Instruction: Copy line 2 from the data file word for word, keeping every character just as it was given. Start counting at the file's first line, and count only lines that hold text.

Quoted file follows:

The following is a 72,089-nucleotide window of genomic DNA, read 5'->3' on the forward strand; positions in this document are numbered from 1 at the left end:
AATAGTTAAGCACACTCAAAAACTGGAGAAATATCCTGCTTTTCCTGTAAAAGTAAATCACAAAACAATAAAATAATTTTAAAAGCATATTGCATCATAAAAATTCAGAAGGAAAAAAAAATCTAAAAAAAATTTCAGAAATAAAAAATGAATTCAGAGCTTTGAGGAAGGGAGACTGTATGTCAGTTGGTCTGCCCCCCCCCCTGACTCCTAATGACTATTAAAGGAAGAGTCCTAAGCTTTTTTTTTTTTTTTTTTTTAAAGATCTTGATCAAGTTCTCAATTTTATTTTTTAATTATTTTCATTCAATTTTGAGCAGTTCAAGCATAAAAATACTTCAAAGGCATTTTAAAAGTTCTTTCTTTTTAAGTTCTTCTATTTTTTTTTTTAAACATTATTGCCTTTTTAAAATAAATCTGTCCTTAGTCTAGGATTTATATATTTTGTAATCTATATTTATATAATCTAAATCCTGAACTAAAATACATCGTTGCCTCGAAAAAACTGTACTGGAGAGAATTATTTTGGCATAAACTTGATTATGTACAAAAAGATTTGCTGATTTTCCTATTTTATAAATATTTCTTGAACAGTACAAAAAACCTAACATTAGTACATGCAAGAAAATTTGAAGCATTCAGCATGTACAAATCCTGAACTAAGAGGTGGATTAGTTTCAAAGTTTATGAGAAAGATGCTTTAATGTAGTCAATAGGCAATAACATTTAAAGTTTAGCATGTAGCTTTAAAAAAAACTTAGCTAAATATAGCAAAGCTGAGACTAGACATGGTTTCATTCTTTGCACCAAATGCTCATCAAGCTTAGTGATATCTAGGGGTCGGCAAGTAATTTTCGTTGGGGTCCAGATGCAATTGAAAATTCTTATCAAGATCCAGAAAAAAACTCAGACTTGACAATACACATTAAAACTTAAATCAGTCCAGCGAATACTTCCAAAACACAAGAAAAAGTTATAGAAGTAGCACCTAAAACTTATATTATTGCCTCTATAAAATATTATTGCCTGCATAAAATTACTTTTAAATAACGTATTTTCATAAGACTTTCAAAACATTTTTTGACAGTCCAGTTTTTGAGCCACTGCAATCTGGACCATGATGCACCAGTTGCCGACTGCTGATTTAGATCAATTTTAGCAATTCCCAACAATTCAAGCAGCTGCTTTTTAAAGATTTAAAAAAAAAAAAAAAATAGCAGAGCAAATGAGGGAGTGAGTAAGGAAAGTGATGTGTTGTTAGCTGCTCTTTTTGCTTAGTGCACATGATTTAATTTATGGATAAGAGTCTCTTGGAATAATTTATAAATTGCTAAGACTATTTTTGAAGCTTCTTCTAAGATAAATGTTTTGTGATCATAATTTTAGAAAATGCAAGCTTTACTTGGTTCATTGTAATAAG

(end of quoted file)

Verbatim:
AATAGTTAAGCACACTCAAAAACTGGAGAAATATCCTGCTTTTCCTGTAAAAGTAAATCACAAAACAATAAAATAATTTTAAAAGCATATTGCATCATAAAAATTCAGAAGGAAAAAAAAATCTAAAAAAAATTTCAGAAATAAAAAATGAATTCAGAGCTTTGAGGAAGGGAGACTGTATGTCAGTTGGTCTGCCCCCCCCCCTGACTCCTAATGACTATTAAAGGAAGAGTCCTAAGCTTTTTTTTTTTTTTTTTTTTAAAGATCTTGATCAAGTTCTCAATTTTATTTTTTAATTATTTTCATTCAATTTTGAGCAGTTCAAGCATAAAAATACTTCAAAGGCATTTTAAAAGTTCTTTCTTTTTAAGTTCTTCTATTTTTTTTTTTAAACATTATTGCCTTTTTAAAATAAATCTGTCCTTAGTCTAGGATTTATATATTTTGTAATCTATATTTATATAATCTAAATCCTGAACTAAAATACATCGTTGCCTCGAAAAAACTGTACTGGAGAGAATTATTTTGGCATAAACTTGATTATGTACAAAAAGATTTGCTGATTTTCCTATTTTATAAATATTTCTTGAACAGTACAAAAAACCTAACATTAGTACATGCAAGAAAATTTGAAGCATTCAGCATGTACAAATCCTGAACTAAGAGGTGGATTAGTTTCAAAGTTTATGAGAAAGATGCTTTAATGTAGTCAATAGGCAATAACATTTAAAGTTTAGCATGTAGCTTTAAAAAAAACTTAGCTAAATATAGCAAAGCTGAGACTAGACATGGTTTCATTCTTTGCACCAAATGCTCATCAAGCTTAGTGATATCTAGGGGTCGGCAAGTAATTTTCGTTGGGGTCCAGATGCAATTGAAAATTCTTATCAAGATCCAGAAAAAAACTCAGACTTGACAATACACATTAAAACTTAAATCAGTCCAGCGAATACTTCCAAAACACAAGAAAAAGTTATAGAAGTAGCACCTAAAACTTATATTATTGCCTCTATAAAATATTATTGCCTGCATAAAATTACTTTTAAATAACGTATTTTCATAAGACTTTCAAAACATTTTTTGACAGTCCAGTTTTTGAGCCACTGCAATCTGGACCATGATGCACCAGTTGCCGACTGCTGATTTAGATCAATTTTAGCAATTCCCAACAATTCAAGCAGCTGCTTTTTAAAGATTTAAAAAAAAAAAAAAAATAGCAGAGCAAATGAGGGAGTGAGTAAGGAAAGTGATGTGTTGTTAGCTGCTCTTTTTGCTTAGTGCACATGATTTAATTTATGGATAAGAGTCTCTTGGAATAATTTATAAATTGCTAAGACTATTTTTGAAGCTTCTTCTAAGATAAATGTTTTGTGATCATAATTTTAGAAAATGCAAGCTTTACTTGGTTCATTGTAATAAG